The paddle on the right lets you upshift the DSG, while the paddle on the left spoke downshifts.
We described the DSG above pretty thoroughly. A six-speed manual is also available for the A3, but the DSG is much more satisfying. It maintains the driving feel of a manual transmission but allows the convenience of an automatic. We also mentioned the wheel slip and torque steer above. These issues, combined with the turbo lag, will turn off people who want a car that's easy to control. This is a car for enthusiasts.
The A3 includes the usual raft of roadholding technology, including traction control, a stability program, and brake assist. We made a lot of use of the traction control, even when we weren't trying for a particularly fast start. The windy road handling on the A3 was very good even without Audi's Quattro all-wheel drive. We never felt the back tires break loose around a corner.
We were particularly pleased with the A3's mileage. The EPA rates it at 25mpg city and 32mpg on the highway. We observed 26.1mpg in mixed driving and before our zero-to-60mph testing. It's also a fairly clean engine, getting an Ultra Low Emissions Vehicle II rating from the California Air Resources Board.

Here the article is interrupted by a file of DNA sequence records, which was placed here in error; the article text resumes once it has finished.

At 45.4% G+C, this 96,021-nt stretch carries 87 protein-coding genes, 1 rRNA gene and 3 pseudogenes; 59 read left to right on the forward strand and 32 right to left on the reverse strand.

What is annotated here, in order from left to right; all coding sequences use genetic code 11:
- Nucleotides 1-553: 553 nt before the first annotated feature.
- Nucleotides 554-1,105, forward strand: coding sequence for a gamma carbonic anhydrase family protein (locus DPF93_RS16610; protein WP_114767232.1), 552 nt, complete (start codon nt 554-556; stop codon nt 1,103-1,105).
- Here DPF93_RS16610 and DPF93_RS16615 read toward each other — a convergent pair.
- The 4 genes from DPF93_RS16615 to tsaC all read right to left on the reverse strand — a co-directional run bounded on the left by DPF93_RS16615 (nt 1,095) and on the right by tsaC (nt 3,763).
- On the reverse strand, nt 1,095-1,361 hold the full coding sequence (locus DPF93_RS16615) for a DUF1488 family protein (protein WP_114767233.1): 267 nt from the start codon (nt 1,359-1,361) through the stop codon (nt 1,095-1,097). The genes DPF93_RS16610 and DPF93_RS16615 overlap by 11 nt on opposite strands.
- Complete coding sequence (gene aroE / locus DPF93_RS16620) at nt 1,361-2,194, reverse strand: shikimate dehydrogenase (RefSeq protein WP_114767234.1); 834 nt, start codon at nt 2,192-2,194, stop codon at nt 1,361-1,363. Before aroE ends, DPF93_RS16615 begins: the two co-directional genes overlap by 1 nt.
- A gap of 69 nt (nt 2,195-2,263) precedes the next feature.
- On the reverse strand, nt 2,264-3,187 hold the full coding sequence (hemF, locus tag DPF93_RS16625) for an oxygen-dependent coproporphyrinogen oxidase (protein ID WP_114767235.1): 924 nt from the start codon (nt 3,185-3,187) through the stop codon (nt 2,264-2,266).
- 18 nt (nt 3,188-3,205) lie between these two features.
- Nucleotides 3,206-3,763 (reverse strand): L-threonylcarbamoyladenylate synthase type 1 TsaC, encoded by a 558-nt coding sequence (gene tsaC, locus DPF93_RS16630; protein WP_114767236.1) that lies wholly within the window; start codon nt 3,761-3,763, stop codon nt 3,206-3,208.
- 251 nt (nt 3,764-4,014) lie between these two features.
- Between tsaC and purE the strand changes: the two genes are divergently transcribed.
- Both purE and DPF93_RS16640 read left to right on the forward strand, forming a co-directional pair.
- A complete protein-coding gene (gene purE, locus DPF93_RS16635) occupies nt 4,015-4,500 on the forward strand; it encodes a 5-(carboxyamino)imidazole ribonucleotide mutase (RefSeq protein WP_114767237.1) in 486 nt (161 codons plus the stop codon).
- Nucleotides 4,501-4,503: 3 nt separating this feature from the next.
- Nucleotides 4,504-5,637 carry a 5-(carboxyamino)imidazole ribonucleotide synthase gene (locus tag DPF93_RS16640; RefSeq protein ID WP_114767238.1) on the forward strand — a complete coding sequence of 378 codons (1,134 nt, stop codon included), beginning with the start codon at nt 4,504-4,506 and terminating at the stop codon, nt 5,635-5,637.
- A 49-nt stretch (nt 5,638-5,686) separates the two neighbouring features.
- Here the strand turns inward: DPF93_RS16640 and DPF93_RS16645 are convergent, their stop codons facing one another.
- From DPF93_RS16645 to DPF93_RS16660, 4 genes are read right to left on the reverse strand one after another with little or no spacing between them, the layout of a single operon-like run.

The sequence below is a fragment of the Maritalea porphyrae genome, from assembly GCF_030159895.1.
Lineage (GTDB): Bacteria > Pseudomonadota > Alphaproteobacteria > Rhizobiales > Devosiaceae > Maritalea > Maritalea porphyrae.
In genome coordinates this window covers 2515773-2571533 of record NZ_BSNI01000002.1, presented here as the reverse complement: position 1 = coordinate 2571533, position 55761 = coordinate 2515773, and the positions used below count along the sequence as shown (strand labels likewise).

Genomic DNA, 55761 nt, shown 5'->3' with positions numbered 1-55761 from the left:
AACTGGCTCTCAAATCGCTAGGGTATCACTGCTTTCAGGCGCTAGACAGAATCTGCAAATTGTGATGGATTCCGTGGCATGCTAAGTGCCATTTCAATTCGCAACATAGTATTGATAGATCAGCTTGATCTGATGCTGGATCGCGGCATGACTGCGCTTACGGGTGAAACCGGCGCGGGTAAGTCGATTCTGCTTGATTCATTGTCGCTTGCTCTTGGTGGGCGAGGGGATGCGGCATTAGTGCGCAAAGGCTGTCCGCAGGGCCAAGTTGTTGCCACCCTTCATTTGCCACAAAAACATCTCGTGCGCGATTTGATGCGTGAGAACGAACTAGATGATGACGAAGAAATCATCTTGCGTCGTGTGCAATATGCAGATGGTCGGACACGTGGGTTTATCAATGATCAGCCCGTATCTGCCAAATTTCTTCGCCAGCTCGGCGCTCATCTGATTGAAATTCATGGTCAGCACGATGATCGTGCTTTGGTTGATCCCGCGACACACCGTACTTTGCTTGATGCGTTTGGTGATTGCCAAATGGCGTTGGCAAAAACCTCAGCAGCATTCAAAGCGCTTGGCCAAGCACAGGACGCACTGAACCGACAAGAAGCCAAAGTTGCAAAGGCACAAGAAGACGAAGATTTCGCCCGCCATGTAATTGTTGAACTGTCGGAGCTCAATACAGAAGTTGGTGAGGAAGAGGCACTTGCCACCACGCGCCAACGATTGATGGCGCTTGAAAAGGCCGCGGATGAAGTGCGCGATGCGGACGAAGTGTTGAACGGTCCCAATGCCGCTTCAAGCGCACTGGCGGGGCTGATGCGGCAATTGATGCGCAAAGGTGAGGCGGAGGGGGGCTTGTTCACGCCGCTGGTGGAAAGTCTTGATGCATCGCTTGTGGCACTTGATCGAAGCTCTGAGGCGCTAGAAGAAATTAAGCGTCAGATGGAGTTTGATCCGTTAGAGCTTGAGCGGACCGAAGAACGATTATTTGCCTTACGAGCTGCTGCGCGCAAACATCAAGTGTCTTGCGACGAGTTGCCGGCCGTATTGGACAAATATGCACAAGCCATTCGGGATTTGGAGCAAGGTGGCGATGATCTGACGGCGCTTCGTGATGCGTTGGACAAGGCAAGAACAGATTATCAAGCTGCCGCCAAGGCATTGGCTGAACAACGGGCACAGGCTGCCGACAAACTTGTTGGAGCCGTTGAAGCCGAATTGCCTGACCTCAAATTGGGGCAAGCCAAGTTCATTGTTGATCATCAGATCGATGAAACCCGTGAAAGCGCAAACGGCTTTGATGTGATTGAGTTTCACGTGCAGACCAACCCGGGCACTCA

The 2007 Audi A3, with the turbocharged two-liter engine and DSG, has a base price of $26,820. We added the Misano Red Pearl paint ($450), the S Line Sport Package ($2,200), and the Open Sky System ($1,100), which adds a moonroof over the rear passenger area in addition to the front-row sunroof. For gadgets, we had the Technology Package ($1,500), which brings in Bluetooth and adaptive lighting, and the Navigation Plus and Sound Package ($3,300). The total price, with a $720 destination charge, was a hefty $36,090.
The DSG and handling characteristics made the A3 a very enjoyable car to drive, and it probably would have been just as fun without all the expensive options. It's also a very practical car, with comfortable seating for four adults and ample rear-cargo space. The fuel economy is icing on the cake. Although we like the quality of the premium stereo system and the functionality of the cell phone integration, for the most part we weren't impressed by the cabin electronics. The SD card reader is a neat trick but we would much prefer an auxiliary jack for our MP3 player. And the price, with all that mediocre gear, gets above what we would consider good small hatchback territory. So, gadgetheads that we are, we'll take it stripped down and ready for windy roads.